Are you itching to go kayaking but don’t know where to find a rental place near you? Look no further! In this article, we will explore some great options for renting kayaks in your area. Whether you want to go fishing, explore the local waterways, or simply enjoy a peaceful day on the water, we’ve got you covered.
Fishing Within the City of Wichita
The city of Wichita offers numerous opportunities for fishing enthusiasts. Thanks to the collaborative efforts between local governments and the Department of Wildlife and Parks, many waters in the area are now open to public fishing. It’s important to note that all state fishing regulations apply, and some waters may require special permits. Some lakes might also have restrictions on their angling hours and more specific creel limits than state regulations.
To make your fishing experience even better, most of the waters in the Wichita metro area receive biweekly stocking of channel catfish from April through September. Additionally, rainbow trout are released during the cooler months on a similar schedule at KDOT East Lake and in Big Slough Creek. These lakes also offer wipers, a hybrid fish that combines white bass and striped bass. Not only do these fish provide trophy-worthy catches, but they also help control rough fish and panfish populations. Other species you might encounter include bass, crappie, bluegill, carp, flathead catfish, drum, buffalo, and gizzard shard.
Wichita City Ordinances on Fishing
Before you hit the water, it’s essential to familiarize yourself with the fishing regulations in the city of Wichita. Fishing is permitted in specific areas, excluding privately owned property within the generally described areas. Here’s a quick overview of the permitted areas:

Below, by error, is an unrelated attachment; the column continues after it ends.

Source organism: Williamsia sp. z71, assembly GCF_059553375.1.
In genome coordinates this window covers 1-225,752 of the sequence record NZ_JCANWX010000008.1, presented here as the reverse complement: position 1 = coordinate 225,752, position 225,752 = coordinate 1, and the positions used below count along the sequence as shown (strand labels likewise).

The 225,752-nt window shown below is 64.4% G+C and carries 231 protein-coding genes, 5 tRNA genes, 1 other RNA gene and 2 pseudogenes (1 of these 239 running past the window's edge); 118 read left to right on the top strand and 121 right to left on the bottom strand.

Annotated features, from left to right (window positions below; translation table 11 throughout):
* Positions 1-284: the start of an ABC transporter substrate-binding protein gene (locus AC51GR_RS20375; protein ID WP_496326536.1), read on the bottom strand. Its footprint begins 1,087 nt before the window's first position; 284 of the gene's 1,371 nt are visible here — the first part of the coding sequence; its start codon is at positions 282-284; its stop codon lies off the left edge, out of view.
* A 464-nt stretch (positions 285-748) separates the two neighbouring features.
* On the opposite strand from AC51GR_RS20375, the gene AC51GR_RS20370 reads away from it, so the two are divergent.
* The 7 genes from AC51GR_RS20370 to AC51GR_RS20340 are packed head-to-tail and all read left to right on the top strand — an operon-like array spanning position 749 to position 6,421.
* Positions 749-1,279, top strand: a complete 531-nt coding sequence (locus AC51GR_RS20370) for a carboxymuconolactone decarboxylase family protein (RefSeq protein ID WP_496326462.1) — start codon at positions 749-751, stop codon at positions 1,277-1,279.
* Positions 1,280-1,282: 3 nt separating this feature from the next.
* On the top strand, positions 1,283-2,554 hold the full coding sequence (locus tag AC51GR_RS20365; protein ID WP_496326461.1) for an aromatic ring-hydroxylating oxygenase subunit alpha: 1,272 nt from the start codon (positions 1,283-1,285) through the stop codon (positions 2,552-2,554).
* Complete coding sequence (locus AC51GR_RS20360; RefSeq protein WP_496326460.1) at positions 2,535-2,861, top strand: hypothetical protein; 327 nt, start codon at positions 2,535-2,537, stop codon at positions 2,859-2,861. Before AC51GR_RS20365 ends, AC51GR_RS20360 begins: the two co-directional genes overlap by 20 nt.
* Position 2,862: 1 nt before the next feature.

Little Arkansas River
- Left and right banks (facing downstream) from Central Avenue to the outflow into Arkansas River.
- Right bank (facing downstream) from Bitting Street to Forest Street.
- Left and right banks (facing downstream) within the city limits, except for the left bank (facing downstream) between Douglas Avenue and Lewis Street, and the right bank (facing downstream) between Seneca Street and 500 feet south of Harry Street.
Measuring and Handling Fish
When it comes to catching and handling fish, it’s crucial to do it properly to ensure their survival. Many anglers are now practicing catch-and-release fishing, believing that smaller fish should be released to preserve their populations. If you catch a fish that is clearly below the size limit, release it without lifting it into the boat or onto the bank. Simply grab the fish at the base of the tail (you can use a cotton glove for an easier grip), open the bail of your reel, and release the hook. If the fish has swallowed the hook, cut the line as close to the hook as possible. The hook will eventually rust away harmlessly.
To measure a fish, use a net if you must land it. Avoid allowing the fish to bounce around on the boat floor, as this could injure the fish or remove its protective mucous coating. After gently and firmly gripping the fish around the gill plates and mid-section to remove the hook, wet your measuring board and measure the fish. If the fish is under the length limit or you simply want to release it, don’t just toss it back into the water. Release it gently and, if needed, move it back and forth in the water to promote its revival.
Following these guidelines for handling fish can minimize hook injuries and promote their survival. Remember to keep your hands wet and the fish in the water as much as possible when handling and removing the hook. Avoid squeezing the fish or putting your fingers into its gills. If the fish is deeply hooked, cut the line instead of pulling the hook out. Only release the fish once it has regained its equilibrium and, if necessary, hold it gently upright and move it slowly back and forth in the water.
Now that you have all the information you need, it’s time to grab your kayak and hit the water! For kayak rentals near you, check out East Coast Paddle Sports and get ready for an unforgettable adventure.
Remember, always respect the local fishing regulations and take care of the fish you catch. Happy kayaking!